So what really happens if you ignore relationships on a project? What would happen if you didn’t do any significant engagement with people outside of formal progress meetings? You don’t need to look far for the answer. As a consequence many people who should be involved feel neglected. This encourages fear, and sometimes anger. Non-cooperation and resistance grows. The project may well be completed, the project manager moves on, feeling that they have delivered to contract. But what of the expected positive outcomes set out in the business case? These are usually absent and there is often a wave of resentment and poor performance in the wake of the project. Without attention to the people issues you can expect a host of problems to ensue.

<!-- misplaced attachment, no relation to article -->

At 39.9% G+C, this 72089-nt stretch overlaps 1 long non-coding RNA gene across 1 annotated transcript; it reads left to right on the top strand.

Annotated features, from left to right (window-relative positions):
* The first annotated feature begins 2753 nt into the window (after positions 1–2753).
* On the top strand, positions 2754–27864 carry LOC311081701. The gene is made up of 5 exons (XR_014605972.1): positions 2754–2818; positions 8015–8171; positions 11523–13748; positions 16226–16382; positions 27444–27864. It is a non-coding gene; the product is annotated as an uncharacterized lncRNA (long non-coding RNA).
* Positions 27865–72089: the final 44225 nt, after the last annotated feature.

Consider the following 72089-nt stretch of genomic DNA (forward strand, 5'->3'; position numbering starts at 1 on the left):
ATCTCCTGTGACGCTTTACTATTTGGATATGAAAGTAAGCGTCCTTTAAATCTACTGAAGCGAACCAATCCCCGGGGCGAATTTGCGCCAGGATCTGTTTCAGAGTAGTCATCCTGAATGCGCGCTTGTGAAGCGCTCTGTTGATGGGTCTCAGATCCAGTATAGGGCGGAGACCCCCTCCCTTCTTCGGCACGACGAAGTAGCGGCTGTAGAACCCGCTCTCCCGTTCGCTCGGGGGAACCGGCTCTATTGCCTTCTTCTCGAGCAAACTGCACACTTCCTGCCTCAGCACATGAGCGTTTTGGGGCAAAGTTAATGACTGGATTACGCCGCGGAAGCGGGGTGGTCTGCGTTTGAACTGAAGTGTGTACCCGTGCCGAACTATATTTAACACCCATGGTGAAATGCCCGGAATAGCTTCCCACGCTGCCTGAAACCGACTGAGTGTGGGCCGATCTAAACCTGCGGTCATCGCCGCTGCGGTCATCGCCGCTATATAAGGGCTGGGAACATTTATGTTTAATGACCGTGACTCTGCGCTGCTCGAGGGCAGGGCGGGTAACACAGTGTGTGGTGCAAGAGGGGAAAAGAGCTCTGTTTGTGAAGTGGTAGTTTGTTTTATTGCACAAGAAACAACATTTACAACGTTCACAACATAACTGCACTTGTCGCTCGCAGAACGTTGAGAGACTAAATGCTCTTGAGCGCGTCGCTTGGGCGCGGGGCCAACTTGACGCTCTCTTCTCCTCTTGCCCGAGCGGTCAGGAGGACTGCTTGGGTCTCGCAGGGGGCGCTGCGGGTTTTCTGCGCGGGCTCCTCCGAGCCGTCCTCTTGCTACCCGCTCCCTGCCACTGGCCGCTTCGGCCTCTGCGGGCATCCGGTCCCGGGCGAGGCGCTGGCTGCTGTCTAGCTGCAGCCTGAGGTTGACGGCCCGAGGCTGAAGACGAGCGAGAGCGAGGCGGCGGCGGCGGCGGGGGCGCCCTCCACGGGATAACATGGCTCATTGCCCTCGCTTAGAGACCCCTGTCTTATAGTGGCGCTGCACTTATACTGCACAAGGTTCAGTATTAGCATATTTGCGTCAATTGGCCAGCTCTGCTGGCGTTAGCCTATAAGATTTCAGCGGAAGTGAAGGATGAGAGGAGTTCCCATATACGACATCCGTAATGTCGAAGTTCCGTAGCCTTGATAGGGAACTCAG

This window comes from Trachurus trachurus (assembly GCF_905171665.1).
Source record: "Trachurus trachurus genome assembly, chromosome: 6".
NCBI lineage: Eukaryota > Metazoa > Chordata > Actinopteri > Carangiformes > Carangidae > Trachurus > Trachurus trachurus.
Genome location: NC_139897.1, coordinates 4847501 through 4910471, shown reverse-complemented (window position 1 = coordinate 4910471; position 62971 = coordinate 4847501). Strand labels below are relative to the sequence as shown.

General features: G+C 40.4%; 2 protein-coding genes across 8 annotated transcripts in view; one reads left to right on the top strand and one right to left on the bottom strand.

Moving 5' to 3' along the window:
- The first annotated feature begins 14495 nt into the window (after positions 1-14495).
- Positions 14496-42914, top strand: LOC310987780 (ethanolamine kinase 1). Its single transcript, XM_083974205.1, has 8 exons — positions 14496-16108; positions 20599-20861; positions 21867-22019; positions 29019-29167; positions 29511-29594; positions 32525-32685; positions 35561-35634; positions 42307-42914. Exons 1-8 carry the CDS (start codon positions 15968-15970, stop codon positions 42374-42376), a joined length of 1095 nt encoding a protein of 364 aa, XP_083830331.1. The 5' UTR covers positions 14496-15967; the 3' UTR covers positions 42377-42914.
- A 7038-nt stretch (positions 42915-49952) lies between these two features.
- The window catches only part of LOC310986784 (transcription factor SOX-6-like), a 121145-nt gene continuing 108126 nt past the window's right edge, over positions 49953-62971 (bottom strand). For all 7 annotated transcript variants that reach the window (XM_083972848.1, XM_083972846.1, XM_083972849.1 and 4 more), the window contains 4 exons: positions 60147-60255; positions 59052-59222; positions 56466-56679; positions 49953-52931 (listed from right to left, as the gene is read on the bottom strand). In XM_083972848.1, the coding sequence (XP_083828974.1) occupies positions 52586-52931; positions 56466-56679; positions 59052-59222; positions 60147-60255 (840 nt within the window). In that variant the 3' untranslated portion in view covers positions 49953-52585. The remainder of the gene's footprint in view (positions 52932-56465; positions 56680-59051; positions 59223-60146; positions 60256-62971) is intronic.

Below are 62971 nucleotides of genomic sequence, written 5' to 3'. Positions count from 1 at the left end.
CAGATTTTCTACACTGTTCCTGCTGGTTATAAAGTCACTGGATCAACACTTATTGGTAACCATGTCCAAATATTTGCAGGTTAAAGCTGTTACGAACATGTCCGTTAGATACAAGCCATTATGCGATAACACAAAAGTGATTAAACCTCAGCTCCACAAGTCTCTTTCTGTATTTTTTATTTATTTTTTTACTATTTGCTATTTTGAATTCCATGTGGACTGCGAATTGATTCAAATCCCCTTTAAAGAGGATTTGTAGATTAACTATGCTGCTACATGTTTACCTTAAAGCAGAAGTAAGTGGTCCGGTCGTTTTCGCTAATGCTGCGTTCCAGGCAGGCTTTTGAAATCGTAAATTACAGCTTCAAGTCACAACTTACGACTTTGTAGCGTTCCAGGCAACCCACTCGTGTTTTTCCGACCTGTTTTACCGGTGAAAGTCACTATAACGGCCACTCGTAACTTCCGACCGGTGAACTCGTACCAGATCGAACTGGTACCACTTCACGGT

You are not alone! A client once told us that his organisation decided to replace an internal stock fulfilment system that had become redundant to needs. So he went to one independently minded operations manager to explain the plan, how he would be impacted, how he would benefit and so on. Not long into the conversation, he was interrupted with: “Oh well, we never did use the old system anyway!” I’m not sure which is more shocking; that this had only just come to light, or that the previous project never engaged with this manager. The result was that, although the previous system had been delivered, it had never been exploited in this area of the organisation, benefits had not been realised and the business case had not been met. But no one seemed aware of this.